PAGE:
How to pronounce “going to”

pronunciation going to

Hey there, and welcome to Speak English with Christina, where you’ll have fun becoming fluent in American English. You’ve probably already realized that the way you write English and the way your pronounce English are often totally different. You see this: “going to”, and you hear “gonna.”

And did you know there’s another way Americans pronounce this expression, “going to”? You’ll never guess what it is.

Let’s find out!

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GOING TO, LEVEL 1

You probably have already heard of “gonna”. This is a very common way that Americans say “going to”. In fact we say “gonna” more than we say going to. But we only use it with verbs, like:

“I’m gonna go shopping tomorrow.” Not “I’m going to go shopping tomorrow.” But, say it with me “I’m gonna go shopping tomorrow.”

“Are you gonna come with me?” Not “Are you going to come with me?” But, say it with me “Are you gonna come with me?”

“Mike’s gonna take a trip to California next month.” Not “Mike’s going to take a trip to California”, but, say it with me, “Mike’s gonna take a trip to California.”

And we use “gonna” with everyone:

I’m gonna, you’re gonna, he’s gonna, she’s gonna, it’s gonna, we’re gonna, they’re gonna. If you use these expressions when speaking to Americans, it sounds more natural than articulating “I’m going to”

OK, so gonna is, let’s say Level 1 of natural American pronunciation. Ready for level 2?

GOING TO, LEVEL 2

Now, we’re gonna cross over to the dark side of American pronunciation.
Ambassador, I am your teacher!

Instead of saying “I’m going to go”, Americans will sometimes say… “Imma go.”

Mmmhmm. Imma explain that for you. Often you’ll hear “Imma” to mean “I’m going to.”

Listen to these examples: “Imma go up to the supermarket, you need anything?” “Imma go up to the supermarket, you need anything?”

Or this one: “Imma get a cup of coffee. You want one?” “Imma get a cup of coffee. You want one?”

So if you hear “Imma + verb”, yep, that translates to “I’m going to + verb”.

Say this with me “Imma get a cup of coffee.” “Imma get a cup of coffee.”

Now, actually, it’s more important for you to understand “imma” than it is for you to use it. It’s absolutely fine to use I’m gonna get a cup of coffee.

But for your comprehension, here are some other examples. Close your eyes and just listen to the sounds:
Imma take the day off Friday.
Imma stop by the post office tomorrow morning.
Imma ask Lisa if she wants to come with us.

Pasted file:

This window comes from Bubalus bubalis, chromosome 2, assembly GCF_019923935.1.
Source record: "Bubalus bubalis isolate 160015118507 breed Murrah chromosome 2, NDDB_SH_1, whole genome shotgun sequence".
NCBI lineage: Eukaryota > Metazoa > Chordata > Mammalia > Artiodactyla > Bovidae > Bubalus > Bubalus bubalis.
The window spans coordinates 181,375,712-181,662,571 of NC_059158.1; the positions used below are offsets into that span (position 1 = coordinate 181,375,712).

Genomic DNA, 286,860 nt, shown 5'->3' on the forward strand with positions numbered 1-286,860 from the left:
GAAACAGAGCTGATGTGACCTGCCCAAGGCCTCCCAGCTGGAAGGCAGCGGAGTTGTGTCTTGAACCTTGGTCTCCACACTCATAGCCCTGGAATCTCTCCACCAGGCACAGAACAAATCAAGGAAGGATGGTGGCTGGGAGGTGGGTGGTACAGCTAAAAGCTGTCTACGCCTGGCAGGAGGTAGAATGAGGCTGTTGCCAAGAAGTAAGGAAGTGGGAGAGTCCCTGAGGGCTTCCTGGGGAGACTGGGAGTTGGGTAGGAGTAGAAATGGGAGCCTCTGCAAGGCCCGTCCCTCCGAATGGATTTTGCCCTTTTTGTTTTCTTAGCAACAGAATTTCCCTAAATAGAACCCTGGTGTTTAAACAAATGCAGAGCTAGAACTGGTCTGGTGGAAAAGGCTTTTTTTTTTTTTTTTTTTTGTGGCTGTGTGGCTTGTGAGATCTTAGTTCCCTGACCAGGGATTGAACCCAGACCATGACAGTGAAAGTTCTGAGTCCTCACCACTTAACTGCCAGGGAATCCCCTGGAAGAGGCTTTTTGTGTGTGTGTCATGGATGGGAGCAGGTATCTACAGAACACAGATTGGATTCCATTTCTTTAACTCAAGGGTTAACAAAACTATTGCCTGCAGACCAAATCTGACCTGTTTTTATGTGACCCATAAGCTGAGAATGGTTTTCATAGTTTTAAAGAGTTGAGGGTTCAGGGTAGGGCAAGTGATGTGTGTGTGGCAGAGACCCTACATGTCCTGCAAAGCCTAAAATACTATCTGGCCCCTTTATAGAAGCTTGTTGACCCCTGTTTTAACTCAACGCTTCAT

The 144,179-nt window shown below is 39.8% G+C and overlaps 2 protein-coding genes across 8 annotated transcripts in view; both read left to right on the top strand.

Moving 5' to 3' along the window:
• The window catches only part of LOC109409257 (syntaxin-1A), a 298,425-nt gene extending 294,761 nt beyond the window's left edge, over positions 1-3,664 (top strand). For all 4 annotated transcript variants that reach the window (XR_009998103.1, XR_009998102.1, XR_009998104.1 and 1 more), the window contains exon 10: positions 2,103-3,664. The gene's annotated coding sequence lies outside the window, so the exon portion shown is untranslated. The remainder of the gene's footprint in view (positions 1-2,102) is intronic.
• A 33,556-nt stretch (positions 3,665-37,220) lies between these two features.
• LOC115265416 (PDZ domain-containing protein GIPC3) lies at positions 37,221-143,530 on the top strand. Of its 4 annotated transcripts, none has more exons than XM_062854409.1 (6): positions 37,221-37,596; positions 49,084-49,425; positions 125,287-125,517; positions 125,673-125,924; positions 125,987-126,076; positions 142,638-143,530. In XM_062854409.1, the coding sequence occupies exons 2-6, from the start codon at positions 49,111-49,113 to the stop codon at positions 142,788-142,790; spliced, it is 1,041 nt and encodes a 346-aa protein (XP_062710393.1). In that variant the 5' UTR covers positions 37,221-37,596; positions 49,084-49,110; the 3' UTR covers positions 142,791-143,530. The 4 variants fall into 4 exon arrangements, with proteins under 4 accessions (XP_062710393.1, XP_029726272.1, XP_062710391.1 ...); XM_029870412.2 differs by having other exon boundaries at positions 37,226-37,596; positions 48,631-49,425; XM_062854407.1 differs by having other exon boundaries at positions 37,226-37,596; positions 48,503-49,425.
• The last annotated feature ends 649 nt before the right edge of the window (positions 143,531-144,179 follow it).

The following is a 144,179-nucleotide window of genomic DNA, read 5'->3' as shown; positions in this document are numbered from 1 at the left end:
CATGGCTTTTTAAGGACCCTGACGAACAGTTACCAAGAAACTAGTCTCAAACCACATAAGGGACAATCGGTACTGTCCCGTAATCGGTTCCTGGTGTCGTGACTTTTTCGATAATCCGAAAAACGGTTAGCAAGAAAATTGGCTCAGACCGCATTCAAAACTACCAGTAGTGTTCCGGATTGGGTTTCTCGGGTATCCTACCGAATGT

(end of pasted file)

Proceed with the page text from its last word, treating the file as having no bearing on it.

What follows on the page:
Could you understand me?

If you closed your eyes (and I know you did!) you can go back and watch that sequence to see the sentences that I said.

Fortunately, the other “advanced” levels of “going to” are less strange than imma. In fact, they’re pretty easy. It’s just that we drop the verb “are”.

Instead of saying “You’re gonna go”, we say “You gonna go”. Instead of “we’re gonna go”, we say “we gonna go”, and instead of “they’re gonna go”, we say “they gonna go.”
Listen to these examples, and say them with me:
You gonna go on vacation this year?
We gonna go to Mississippi this year. (And that’s true, Imma go to Mississippi in about 2 weeks!)

They gonna go
What about Tim and Rachel, where they gonna go?

Notice that the structure didn’t change between the questions and the statements:
You gonna go on vacation this year?
Yeah, we gonna go to Mississippi.

THE RECAP

So just to recap, it’s written like this , but it’s more natural to pronounce it like this (say this with me): I’m gonna go, you’re gonna go, he’s gonna go, she’s gonna go, it’s gonna go we’re gonna go, they’re gonna go.

And if you want to understand Americans when they talk fast, you need to recognize Imma go, you gonna go, he gonna go, she gonna go, it gonna go, we gonna go, they gonna go.

It would be so easy if Americans spoke slowly, if they articulated every syllable and word. But nope, we talk like we have a hot potato in our mouths. Or in the words of my French husband “like a boat motor that won’t start.”

Now, at least your ears are prepared!

WHAT ABOUT YOU?

Have you ever noticed that Americans talk like this? Have you heard any other expressions that sound totally different from the way we write them?

If you want more lessons that go into more detail about pronunciation and comprehension, go to this page where you’ll get a kit to help you understand the American “hot potato” accent.

Those 10 lessons will make a big difference in the way Americans understand you, and how you understand them!

Thanks so much for being part of the Speak English Community.

I’m Christina, and I’ll see you next week!


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